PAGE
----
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Reviewed by:
  • Seven Animations
  • Andrew Fletcher
Dennis Miller: Seven Animations. DVD-Video (NTSC, Region 1), 2005/2008; available from Dennis Miller Animations, Northeastern University Department of Music, 351 Ryder Hall, 360 Huntington Avenue, Boston, Massachusetts 02115, USA; telephone (+1) 617-373-4132; electronic mail; Web

The convergence of abstract images and music often brings to mind dry, academic showpieces whose theoretical concept eclipses their content, music therapy workshops, or early 1990s trance videos. But within the stratum of non-figurative computer art, only a few artists produce compelling work that instills feelings beyond technical admiration. Dennis Miller's work successfully negotiates this bridge, spanning evocative, creative expression and the clinical precision bred from working in a high-tech academic arts environment. The pieces that make up Seven Animations exhibit a scholarly approach to their maternal technology, while also demonstrating a warming sense of experimentalism and intuition.

Mr. Miller, a composer by trade, currently serves on the music faculty at Northeastern University in Boston. His Web site ( reveals a deep-rooted interest in computer generated imagery (CGI), particularly in the abstract field, and the relationship between sound composition and visual images. Seven Animations represents Mr. Miller's output over a seven-year period, comprising roughly one nine-minute piece from each year between 1999 and 2007. Given this time span, it seems appropriate to review each track individually and in sequence. The DVD has just been re-released and the videos are arranged more or less chronologically.

Residue (1999) presents a rotating cube in space. The first thing to strike the viewer is its rather sinister rate of movement: somewhere between fast and slow; hurried yet glacial; machinic yet fluid. Perhaps it's just that this is the first piece, but its calculated feel lends a creeping sense of anxiety. Recurring orange nebulae build on this, complementing the almost electroacoustic soundtrack, which segues into Ligeti-esque "cloud" arrangements, bringing the audio and visuals into a rewarding alignment. Some daring cuts provide the key for a narrative, though this doesn't develop—and has no need to—at such an early stage.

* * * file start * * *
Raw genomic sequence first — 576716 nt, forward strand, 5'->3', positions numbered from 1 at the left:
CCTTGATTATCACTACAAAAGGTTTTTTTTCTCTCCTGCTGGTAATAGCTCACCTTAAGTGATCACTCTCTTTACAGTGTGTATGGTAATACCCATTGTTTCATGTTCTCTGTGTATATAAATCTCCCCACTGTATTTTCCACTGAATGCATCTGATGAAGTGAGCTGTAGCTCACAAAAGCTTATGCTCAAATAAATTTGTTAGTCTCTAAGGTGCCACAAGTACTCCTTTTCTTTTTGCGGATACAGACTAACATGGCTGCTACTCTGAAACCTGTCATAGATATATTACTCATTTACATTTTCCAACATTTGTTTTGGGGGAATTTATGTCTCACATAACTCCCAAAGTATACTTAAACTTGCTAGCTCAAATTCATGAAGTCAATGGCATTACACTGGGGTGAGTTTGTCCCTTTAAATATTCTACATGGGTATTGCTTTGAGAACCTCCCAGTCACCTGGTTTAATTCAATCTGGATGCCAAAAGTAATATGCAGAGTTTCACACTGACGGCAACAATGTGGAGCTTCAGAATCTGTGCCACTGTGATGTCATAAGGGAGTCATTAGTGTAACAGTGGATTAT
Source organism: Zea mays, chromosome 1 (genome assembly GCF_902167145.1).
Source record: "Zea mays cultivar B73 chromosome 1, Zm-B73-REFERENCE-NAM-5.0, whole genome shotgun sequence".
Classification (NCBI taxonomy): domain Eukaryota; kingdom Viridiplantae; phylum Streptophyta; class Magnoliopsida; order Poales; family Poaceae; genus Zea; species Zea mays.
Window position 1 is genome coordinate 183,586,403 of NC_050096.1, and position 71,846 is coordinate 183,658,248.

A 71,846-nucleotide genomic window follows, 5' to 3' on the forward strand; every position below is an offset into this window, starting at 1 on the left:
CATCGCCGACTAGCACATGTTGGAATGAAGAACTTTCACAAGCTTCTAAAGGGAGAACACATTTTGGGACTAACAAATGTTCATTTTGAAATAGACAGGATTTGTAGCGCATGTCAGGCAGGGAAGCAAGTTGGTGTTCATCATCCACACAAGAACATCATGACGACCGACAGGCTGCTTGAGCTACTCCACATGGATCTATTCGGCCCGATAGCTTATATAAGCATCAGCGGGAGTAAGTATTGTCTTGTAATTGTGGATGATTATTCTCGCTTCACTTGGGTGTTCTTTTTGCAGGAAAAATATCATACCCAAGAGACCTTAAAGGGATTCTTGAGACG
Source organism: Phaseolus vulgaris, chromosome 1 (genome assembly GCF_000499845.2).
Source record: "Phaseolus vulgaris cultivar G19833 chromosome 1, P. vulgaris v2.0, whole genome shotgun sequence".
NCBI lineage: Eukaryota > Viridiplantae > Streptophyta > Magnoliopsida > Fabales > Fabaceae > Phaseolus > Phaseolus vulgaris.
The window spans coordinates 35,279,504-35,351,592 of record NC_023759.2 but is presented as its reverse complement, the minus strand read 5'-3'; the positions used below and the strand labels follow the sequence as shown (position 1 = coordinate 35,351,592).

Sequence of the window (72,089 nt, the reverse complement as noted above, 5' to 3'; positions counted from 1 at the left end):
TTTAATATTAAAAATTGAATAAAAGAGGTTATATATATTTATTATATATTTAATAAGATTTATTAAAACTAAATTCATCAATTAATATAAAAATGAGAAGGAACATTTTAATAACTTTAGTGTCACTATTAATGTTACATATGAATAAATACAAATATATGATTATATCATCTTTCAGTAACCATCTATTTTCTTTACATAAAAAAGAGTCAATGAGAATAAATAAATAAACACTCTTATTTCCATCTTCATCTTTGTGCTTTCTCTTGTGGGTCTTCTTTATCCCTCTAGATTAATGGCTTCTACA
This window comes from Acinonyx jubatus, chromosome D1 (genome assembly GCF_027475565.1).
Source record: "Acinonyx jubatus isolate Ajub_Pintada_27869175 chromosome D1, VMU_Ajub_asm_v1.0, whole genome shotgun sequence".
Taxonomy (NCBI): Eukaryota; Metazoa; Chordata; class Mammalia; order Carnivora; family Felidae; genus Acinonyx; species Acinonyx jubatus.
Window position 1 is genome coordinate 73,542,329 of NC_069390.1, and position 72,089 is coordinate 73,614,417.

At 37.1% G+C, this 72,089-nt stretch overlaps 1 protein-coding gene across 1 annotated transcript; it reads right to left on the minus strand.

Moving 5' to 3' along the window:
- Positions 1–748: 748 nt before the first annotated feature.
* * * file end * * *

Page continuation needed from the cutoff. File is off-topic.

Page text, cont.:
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Second Thoughts (2000) heralds a more glitchy dimension (present in one form or another hereafter) as Mr. Miller enters the 21st century. Electromagnetic spectral lines and grainy fuzz combine with Geiger clicks to imply, if one suspends disbelief, a sense of radiation sickness and toxicity. High contrast imagery gives way to more standard fare (floating shapes in space), although there is a greater sense of environment, with a less sterile feel than previously. Black on red is used to menacing effect, suggesting a multitude of ills.

This thematic focusing is extended in Vis a Vis (2002). Simple oscillation dominates, as refracted light patterns sway back and forth with a naturalistic swing. The colors are vivid, yet there is an underlying haunted feel, like a distorted analog signal hiding behind a high definition veil. Watery [End Page 80] sounds reflect the fluidity of the images and shapes imply themselves, yet never quite materialize. A sudden "crack" near the middle suggests genuine technical failure, giving the impression of Mr. Miller as a seasoned tinkerer and breaker of things, a far cry from the contrived glitch often encountered in similar work.

Faktura (2003) begins in darkness, before homing in on some unidentifiable light source. Shattered landscapes dissolve into infinity. These are of that "plasticky," synthetic quality that much early CGI seems to have, where surfaces and lighting are too "perfect" and negate credibility. This gives way to a complex layered section, swiftly refocusing the attention. Movement hints at tangible imagery, like an autostereogram, and is emphasized by a dynamic audio palette. Layers of perspective shift like desert sands, light melts on and off the screen like an aurora, and objectsmove in and out of existence as if the perspective is at a quantum level.

Halfway through and the selection is impressive. A sense of darkness underpins the technical wizardry, indicating deftness and restraint in composition. The soundscapes are less memorable, although extremely complementary to the visuals, thus fulfilling a large part of the motivation behind...


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pp. 80-81
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